Brazil's new oil revenue law goes into effect
SAO PAULO (AP) -- A new oil law that gives a greater share of royalty revenues from Brazil's vast oil fields to non-producing states went into effect on Friday and producing states say they will file appeals with the Supreme Court.
The law was published in the official gazette after President Dilma Rousseff signed it on Thursday.
The new law shares oil royalties, from existing and future drilling and production concessions, more evenly among all of Brazil's 27 states instead of favoring top oil producers such as Rio de Janeiro, Espirito Santo and Sao Paulo states.
Officials in Rio de Janeiro, the largest producing state, have said the law will deprive Rio of $1.7 billion in 2013 alone, endangering preparations for the 2014 World Cup and the 2016 Olympics.
Rio state Gov. Sergio Cabral the law would bankrupt the state and many of its municipal governments, 87 percent of which depend on oil-generated revenues.
He said the legislation is unconstitutional because it breaches existing production contracts.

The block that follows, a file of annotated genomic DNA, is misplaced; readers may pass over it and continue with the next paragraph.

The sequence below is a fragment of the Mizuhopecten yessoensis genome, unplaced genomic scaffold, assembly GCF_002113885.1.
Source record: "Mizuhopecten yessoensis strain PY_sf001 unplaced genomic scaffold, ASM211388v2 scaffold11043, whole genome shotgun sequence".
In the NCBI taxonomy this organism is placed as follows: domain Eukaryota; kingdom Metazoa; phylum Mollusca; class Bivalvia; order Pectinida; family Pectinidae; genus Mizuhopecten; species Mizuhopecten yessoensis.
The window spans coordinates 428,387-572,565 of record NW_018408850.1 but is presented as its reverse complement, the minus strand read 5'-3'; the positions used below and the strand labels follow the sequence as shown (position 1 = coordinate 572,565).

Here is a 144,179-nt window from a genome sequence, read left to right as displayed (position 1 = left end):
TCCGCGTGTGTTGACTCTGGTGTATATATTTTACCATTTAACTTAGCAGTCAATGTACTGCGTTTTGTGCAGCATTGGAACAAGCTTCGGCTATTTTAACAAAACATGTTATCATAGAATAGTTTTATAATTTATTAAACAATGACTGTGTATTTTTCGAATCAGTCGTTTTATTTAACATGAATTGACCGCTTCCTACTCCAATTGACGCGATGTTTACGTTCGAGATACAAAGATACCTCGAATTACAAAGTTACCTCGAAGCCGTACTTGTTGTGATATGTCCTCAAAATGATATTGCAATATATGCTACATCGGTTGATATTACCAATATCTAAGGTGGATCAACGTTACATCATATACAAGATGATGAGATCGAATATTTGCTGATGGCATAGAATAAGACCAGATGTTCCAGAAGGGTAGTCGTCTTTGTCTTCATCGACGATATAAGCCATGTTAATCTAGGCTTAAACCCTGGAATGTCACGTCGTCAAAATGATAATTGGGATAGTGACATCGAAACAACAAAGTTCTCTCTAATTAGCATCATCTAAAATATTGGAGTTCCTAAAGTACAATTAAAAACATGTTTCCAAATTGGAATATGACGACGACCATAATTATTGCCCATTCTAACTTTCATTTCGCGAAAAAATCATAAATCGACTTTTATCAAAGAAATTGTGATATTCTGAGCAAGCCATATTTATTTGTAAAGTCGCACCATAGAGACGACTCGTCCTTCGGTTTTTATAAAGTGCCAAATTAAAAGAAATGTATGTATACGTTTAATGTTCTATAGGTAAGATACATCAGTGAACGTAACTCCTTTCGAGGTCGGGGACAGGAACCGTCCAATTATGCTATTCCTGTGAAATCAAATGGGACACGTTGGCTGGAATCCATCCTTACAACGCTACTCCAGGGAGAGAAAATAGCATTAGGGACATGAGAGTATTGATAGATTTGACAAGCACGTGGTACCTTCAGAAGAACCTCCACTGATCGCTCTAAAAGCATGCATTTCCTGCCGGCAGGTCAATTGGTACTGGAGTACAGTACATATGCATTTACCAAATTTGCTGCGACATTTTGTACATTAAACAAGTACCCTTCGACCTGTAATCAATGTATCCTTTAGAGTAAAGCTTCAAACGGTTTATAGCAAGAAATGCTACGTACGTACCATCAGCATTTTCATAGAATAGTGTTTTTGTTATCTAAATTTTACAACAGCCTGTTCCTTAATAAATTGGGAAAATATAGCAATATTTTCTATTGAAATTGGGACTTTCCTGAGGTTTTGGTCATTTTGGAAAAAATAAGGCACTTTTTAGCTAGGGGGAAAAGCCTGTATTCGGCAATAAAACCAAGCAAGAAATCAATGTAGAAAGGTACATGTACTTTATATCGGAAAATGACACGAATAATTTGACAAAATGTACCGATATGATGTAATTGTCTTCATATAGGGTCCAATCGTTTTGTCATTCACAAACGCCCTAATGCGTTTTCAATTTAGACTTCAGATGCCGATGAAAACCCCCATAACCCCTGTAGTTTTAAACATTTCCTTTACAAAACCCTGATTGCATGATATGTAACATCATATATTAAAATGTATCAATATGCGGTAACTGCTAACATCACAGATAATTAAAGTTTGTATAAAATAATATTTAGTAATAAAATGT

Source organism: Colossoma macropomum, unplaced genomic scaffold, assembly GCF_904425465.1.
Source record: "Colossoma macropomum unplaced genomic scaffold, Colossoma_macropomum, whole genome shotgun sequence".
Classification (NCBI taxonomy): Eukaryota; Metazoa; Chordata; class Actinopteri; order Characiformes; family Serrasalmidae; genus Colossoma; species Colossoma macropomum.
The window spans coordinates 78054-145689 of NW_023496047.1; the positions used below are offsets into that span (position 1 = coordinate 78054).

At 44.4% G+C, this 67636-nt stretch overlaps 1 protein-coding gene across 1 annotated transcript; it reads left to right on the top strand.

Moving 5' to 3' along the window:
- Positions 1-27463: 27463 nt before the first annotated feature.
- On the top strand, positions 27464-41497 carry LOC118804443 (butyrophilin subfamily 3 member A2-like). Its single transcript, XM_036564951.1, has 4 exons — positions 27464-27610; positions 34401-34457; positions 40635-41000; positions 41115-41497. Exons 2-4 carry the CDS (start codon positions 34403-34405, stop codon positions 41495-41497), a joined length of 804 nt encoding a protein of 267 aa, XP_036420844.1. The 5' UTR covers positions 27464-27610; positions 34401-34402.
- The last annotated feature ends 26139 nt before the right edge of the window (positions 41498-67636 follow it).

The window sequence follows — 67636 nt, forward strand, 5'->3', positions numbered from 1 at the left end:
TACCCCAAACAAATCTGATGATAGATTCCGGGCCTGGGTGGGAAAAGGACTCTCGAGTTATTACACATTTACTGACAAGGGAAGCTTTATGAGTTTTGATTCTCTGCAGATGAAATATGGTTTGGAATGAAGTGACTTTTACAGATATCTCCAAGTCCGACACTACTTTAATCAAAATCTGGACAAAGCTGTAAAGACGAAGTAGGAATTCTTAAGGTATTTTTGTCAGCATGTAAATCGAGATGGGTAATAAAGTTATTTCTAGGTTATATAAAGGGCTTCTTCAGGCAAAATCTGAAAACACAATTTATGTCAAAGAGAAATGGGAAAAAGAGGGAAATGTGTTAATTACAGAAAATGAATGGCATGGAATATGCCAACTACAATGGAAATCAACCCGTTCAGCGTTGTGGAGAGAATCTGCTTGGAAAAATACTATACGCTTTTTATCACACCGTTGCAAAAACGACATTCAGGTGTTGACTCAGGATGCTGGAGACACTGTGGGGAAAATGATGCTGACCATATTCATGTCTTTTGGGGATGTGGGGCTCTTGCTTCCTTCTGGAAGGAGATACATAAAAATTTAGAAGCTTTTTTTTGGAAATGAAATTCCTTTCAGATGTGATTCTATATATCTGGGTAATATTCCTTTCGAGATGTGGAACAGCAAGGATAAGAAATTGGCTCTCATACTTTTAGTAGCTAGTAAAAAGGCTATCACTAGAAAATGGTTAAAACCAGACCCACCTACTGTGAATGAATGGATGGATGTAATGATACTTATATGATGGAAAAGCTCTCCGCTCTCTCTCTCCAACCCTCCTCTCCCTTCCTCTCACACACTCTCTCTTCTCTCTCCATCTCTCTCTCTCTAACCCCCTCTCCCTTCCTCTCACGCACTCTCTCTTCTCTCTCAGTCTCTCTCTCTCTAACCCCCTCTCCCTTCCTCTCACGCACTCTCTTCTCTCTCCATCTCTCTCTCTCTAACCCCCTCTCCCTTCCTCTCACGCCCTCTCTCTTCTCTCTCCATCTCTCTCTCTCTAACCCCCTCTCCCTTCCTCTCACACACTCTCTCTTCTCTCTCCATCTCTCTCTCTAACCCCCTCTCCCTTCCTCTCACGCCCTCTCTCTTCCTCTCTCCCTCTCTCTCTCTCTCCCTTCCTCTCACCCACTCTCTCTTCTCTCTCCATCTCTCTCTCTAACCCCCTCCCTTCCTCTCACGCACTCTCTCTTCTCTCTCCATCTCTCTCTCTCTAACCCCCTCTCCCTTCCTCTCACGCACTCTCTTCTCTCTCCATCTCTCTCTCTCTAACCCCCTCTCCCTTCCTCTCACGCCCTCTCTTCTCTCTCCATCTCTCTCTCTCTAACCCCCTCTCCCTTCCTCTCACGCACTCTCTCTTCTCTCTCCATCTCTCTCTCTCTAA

The Espirito Santo governor, Renato Casagrande, has said his state stands to lose more than 10 billion reals ($5 billion) over the next seven years.
Congress approved the law late last year but Rousseff vetoed the part that decreased the percentage of petroleum royalties going to producing states from 26.25 to 20 percent. Non-producing states are to see their share increase from 7 to 21 percent.
The central government sees its share of royalties drop from 30 percent to 20 percent. The rest of money goes to municipal governments in producing states.
Congress overrode the presidential veto last week.
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